Degree Granting Department
Amy Borenstein, Ph.D.
Brain reserve, Alzheimer's disease, Aging, 3MS, Apolipoprotein E
OBJECTIVE: The brain reserve hypothesis was examined in a secondary analysis of cross-sectional data from a community-based sample of 468 older adults residing in Charlotte County, Florida. The objective of the analysis was to determine the association between head circumference and eight cognitive outcomes and to assess any potential effect modification of existing associations by Apolipoprotein E (APOE) genotype. METHODS: Cognitive outcomes include scores from the Modified Mini-Mental State Exam (3MS), the Hopkins Verbal Learning Test-Revised (HVLT-R), Stroop Color-Word Test, Trail-Making Test A and B, and a word-stem completion task measuring implicit memory. Descriptive statistics were calculated for each variable. Head circumference and dependent cognitive outcomes were modeled as dichotomous variables using logistic regression, adjusting for gender, age, education, income, height, and Spot The Word test score, a measure of pre-morbid IQ. For dichotomized test scores, poor outcomes (cases) were defined as having scores in the lowest quintile; the remaining top four quintiles were considered non-cases. RESULTS: small head circumference was significantly associated with low 3MS scores [OR(95%CI): 2.97 (1.12, 7.89), p=0.03], after adjustment for age, income and pre-morbid IQ. The association remained statistically significant after adjustment for gender and education as well. After adjustment, head circumference was not found to be statistically significantly associated with any other cognitive outcome. No effect modification was found by APOE genotype or years of education. CONCLUSION: This analysis confirms previous findings that exposure to low head circumference significantly impacts cognition in late life.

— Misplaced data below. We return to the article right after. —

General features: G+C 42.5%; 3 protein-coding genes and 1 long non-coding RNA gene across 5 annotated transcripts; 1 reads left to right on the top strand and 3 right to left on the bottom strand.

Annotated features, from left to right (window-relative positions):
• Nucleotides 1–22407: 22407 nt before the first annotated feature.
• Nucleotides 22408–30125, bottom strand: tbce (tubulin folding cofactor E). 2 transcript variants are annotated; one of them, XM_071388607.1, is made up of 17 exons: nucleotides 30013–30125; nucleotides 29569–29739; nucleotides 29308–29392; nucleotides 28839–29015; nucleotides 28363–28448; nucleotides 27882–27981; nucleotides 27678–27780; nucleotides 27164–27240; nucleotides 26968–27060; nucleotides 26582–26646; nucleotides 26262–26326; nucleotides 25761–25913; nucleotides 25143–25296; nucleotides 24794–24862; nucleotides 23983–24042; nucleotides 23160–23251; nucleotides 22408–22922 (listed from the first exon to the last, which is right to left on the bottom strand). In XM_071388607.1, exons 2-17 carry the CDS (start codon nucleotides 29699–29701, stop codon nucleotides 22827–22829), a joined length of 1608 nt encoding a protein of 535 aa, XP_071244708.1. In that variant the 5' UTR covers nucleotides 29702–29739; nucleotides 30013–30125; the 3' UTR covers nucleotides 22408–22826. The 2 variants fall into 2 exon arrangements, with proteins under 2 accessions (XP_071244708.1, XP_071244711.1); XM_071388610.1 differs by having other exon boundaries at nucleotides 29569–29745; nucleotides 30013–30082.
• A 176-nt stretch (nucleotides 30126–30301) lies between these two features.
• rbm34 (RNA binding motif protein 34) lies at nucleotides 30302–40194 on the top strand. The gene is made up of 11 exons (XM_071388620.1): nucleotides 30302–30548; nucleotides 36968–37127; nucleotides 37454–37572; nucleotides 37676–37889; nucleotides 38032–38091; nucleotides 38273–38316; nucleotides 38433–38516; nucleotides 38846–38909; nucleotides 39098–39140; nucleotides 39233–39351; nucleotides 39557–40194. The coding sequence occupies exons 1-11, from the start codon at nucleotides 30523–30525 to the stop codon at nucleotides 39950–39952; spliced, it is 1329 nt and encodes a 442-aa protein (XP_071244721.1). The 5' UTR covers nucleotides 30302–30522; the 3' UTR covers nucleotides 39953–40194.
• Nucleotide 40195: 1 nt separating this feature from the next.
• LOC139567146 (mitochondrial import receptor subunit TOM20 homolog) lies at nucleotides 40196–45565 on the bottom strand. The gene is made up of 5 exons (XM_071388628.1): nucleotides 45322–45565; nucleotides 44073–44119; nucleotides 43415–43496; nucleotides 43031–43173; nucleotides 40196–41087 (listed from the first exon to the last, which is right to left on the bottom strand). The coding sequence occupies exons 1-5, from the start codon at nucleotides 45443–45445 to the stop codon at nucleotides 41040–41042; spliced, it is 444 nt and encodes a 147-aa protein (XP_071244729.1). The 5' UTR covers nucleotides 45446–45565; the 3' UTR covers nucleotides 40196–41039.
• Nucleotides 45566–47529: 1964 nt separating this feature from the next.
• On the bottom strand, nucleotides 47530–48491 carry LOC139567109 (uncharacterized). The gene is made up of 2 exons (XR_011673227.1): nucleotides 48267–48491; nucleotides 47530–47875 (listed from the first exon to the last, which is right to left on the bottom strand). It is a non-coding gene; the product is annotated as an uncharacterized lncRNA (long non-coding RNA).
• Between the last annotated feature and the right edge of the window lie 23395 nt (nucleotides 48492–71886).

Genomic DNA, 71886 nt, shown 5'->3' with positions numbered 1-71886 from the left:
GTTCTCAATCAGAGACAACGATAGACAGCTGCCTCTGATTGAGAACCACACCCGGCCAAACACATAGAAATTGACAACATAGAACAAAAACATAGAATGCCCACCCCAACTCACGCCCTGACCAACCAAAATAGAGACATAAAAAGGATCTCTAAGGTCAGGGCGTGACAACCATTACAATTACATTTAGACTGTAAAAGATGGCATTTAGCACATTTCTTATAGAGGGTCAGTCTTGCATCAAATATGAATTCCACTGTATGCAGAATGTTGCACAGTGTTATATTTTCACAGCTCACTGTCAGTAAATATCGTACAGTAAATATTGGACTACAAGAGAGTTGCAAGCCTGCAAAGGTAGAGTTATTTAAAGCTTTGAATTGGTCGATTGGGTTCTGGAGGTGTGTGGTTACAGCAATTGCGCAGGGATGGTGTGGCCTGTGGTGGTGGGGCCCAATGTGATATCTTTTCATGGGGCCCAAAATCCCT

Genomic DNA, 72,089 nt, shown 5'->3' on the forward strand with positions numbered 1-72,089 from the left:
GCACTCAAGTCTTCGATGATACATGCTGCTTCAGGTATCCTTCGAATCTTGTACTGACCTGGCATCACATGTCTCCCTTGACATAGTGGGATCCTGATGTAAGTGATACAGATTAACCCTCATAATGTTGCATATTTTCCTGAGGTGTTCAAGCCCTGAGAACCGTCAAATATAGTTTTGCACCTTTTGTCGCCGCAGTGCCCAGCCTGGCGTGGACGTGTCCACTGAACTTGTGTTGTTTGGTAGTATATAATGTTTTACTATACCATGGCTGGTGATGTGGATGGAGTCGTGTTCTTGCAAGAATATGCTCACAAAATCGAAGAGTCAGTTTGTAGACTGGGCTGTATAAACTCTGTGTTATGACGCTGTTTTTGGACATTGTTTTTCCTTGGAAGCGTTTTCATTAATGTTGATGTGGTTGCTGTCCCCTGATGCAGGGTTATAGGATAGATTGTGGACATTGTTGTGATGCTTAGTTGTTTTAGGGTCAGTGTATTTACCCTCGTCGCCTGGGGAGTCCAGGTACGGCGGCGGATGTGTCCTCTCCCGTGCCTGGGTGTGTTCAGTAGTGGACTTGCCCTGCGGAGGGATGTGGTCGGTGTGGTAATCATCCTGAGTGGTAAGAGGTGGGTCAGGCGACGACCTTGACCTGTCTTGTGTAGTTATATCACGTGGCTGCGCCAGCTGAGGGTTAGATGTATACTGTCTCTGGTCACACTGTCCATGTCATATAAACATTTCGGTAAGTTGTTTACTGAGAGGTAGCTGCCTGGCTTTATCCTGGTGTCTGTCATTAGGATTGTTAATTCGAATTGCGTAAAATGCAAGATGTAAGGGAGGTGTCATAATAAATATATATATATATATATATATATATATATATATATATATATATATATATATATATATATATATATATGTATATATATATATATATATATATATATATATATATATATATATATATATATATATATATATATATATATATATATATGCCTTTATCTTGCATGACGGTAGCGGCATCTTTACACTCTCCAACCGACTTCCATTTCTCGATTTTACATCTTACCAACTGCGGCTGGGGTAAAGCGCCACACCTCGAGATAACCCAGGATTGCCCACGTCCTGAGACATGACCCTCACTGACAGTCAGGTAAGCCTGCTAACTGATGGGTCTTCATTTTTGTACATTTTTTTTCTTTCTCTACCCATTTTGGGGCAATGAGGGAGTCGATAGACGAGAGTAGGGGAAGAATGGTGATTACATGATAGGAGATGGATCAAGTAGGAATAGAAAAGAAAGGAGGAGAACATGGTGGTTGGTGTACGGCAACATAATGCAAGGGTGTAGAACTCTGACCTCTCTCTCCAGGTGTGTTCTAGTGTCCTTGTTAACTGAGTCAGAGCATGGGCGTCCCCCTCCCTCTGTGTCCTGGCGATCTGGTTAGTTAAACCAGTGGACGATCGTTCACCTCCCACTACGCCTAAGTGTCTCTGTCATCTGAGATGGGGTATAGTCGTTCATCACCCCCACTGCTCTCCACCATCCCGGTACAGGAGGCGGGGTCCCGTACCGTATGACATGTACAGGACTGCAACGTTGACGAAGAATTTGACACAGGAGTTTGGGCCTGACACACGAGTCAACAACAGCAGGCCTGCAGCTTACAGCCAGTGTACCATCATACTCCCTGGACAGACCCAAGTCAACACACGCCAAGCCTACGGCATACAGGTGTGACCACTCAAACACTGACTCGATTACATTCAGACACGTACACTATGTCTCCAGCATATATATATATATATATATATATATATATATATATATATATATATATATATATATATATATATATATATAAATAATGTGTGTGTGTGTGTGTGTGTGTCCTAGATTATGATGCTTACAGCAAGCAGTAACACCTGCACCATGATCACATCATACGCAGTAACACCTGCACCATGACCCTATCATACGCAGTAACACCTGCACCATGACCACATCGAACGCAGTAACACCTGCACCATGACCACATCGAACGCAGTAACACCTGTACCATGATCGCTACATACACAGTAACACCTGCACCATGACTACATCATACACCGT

Scholar Commons Citation
Copenhaver, Cathleen, "The association of head circumference with selected cognitive outcomes in older adults in Charlotte County, Florida" (2006). USF Tampa Graduate Theses and Dissertations.